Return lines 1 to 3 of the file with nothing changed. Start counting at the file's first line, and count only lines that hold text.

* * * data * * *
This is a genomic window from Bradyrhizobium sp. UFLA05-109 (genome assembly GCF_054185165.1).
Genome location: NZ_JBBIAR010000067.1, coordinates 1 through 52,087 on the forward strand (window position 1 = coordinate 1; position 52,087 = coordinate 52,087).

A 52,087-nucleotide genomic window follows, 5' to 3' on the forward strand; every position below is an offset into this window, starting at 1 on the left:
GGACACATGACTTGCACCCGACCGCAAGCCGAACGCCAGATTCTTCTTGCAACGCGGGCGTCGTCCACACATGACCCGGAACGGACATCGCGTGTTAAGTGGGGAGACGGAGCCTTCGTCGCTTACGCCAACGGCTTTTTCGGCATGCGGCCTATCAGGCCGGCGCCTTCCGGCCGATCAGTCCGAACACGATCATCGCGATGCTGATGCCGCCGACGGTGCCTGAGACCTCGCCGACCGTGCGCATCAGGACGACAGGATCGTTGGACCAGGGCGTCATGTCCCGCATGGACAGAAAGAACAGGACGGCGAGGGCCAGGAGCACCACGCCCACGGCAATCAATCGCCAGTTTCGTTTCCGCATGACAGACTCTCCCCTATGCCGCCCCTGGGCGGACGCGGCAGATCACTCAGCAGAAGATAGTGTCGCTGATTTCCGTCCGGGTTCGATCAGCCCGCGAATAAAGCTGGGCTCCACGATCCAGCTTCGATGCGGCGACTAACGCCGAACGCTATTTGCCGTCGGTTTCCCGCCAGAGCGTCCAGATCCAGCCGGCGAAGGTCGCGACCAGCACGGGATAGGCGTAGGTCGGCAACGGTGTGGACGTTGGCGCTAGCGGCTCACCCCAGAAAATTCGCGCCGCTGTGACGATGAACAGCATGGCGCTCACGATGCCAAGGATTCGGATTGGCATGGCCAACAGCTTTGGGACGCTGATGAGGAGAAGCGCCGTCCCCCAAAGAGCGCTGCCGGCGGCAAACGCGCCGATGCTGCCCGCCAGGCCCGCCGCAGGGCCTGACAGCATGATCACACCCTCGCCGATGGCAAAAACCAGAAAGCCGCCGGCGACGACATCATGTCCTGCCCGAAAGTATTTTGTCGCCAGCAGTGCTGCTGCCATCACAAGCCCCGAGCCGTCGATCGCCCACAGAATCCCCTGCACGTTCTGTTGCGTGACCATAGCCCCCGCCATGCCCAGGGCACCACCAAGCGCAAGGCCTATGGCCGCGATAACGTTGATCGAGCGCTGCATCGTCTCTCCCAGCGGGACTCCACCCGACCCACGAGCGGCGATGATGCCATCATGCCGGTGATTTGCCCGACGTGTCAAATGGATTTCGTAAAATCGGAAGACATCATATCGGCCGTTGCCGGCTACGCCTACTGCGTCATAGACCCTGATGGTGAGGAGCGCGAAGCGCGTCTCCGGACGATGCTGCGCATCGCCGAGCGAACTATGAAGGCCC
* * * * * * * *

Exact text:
This is a genomic window from Bradyrhizobium sp. UFLA05-109 (genome assembly GCF_054185165.1).
Genome location: NZ_JBBIAR010000067.1, coordinates 1 through 52,087 on the forward strand (window position 1 = coordinate 1; position 52,087 = coordinate 52,087).

A 52,087-nucleotide genomic window follows, 5' to 3' on the forward strand; every position below is an offset into this window, starting at 1 on the left: